79. You live the project of your life. If it turns out that you are eternal, lovely. If the universe is smiling down on you, lovely. And if there is nothing, so be it. Forget the universe, forget the indignity, and say, “I do the next right thing. That’s my choice.”

80. If the polar ice caps melt, your life is still your project. If bullies appear on all sides, ruining everything, your life is still your project. You are a resistance fighter in the battle for human dignity. Yes, you could collaborate with nothingness. But don’t!

81. And sometimes you’ll experience meaning. How will that feel? Like pure joy? Like a piercing? Like wistfulness? Like the sea surging through you? Like understanding? Well, that feeling will pass. And the project of your life will continue.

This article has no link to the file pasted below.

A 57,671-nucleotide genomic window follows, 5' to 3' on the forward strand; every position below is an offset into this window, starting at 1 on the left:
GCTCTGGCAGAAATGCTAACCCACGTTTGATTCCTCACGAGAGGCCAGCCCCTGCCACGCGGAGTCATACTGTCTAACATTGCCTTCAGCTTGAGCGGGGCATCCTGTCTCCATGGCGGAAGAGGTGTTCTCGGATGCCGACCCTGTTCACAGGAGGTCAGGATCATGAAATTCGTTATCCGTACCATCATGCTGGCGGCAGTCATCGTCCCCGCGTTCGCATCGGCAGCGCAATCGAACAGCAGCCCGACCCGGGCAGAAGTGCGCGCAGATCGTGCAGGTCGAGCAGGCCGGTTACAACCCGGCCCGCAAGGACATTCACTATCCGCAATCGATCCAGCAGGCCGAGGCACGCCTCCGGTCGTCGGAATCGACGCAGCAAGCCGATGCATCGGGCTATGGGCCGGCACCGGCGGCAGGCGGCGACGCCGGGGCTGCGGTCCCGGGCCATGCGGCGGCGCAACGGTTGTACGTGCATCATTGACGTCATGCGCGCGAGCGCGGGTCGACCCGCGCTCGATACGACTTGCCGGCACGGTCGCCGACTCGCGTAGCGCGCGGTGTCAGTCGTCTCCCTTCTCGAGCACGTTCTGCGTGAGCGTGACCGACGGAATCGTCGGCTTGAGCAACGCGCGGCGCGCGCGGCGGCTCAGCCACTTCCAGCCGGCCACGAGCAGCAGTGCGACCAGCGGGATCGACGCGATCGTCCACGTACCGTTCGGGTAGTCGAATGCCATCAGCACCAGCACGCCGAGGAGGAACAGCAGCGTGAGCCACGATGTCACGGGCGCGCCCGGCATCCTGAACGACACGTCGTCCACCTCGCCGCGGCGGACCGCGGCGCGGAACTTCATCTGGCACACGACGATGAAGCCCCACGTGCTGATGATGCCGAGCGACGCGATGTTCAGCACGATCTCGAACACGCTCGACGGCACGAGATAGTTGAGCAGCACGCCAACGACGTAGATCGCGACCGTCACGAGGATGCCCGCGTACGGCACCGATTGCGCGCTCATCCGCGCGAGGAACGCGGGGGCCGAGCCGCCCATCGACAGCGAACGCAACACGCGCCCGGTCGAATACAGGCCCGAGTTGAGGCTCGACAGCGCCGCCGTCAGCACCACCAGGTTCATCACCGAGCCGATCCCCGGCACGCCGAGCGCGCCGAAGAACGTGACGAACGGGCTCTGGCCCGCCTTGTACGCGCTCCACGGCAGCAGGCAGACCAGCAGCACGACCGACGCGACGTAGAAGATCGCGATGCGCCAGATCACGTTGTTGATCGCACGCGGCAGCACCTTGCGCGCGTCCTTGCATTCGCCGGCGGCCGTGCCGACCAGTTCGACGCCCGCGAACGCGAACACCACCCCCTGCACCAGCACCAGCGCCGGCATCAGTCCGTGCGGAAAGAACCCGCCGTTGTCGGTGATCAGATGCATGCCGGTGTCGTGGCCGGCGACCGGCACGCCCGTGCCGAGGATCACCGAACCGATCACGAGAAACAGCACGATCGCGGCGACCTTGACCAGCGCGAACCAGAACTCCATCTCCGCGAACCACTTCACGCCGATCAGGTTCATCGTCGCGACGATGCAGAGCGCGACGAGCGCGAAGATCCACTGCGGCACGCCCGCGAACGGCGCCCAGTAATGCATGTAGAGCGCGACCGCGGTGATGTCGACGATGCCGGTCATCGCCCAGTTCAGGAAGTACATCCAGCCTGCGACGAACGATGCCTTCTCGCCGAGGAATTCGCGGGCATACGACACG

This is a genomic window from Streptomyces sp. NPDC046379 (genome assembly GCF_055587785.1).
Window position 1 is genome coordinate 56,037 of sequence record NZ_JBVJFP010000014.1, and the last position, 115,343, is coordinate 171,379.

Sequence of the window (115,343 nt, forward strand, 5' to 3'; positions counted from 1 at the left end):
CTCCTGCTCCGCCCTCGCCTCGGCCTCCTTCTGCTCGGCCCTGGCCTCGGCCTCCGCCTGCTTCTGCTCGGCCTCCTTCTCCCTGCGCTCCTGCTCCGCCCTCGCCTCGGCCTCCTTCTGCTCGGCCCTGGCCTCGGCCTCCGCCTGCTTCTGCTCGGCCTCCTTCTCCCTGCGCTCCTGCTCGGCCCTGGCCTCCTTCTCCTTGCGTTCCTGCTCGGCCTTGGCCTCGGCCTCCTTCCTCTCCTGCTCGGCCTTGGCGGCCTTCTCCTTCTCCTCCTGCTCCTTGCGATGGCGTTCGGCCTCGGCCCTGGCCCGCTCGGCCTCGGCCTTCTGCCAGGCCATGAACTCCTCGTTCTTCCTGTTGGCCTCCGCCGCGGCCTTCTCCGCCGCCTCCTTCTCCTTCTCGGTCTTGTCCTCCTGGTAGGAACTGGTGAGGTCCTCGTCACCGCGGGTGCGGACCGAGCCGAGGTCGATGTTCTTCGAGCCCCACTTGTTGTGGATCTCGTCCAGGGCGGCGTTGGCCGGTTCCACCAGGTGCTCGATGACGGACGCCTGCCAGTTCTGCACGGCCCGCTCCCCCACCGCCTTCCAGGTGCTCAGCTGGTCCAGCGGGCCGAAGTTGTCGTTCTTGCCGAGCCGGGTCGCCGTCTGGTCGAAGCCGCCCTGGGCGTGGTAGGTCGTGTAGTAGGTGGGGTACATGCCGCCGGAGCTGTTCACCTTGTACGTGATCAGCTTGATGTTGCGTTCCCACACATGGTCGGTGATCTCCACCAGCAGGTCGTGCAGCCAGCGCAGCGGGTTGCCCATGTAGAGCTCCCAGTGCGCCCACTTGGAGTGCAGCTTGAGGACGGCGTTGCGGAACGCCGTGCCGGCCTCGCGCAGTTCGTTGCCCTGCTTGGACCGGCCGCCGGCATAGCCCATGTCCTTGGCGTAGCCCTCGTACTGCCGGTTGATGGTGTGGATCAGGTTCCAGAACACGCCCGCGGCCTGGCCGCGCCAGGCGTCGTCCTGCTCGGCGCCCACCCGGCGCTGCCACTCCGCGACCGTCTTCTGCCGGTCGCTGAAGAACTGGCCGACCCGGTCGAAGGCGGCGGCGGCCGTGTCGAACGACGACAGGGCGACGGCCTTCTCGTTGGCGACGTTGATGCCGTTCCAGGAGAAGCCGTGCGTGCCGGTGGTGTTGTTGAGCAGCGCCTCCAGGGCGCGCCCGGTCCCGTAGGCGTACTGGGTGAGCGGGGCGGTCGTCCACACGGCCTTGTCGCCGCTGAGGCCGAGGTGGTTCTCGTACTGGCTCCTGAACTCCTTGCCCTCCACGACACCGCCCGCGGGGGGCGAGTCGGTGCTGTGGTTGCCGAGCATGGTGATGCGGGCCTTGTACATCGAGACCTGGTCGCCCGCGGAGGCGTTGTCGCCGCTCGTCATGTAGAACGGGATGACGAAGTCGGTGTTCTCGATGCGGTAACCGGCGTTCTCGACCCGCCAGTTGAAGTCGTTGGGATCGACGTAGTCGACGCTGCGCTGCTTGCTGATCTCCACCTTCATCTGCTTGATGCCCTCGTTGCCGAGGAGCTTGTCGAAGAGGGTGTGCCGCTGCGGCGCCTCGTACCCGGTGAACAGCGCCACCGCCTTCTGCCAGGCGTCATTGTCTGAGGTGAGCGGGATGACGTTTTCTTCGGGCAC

82. Even if someone foretells your fate, the project of your life continues. Whatever those tea leaves, Tarot cards, or natal charts say, the project of your life continues. Whatever is or isn’t or ever will be, the project of your life continues.

83. We are very accustomed to words like anxiety, depression, and addiction. We need a new vocabulary made up of phrases like meaning opportunities, meaning investments, meaning leaks, meaning drains, and meaning substitutes. And meaning crises!

84. With that new vocabulary, desperate dramas of seeking would end. No need to flee meaninglessness, as if it were a monster, or chase after it, as if it were the holy grail. You would settle in and live, happy, despairing, anxious, calm and all the rest.

85. What is meaning? Just a sometimes constant, sometimes occasional, sometimes absent feeling, just an odd, everyday human thing. Meaning comes and goes; and through all that cataclysmic shifting, you can live a life of purpose, if you will.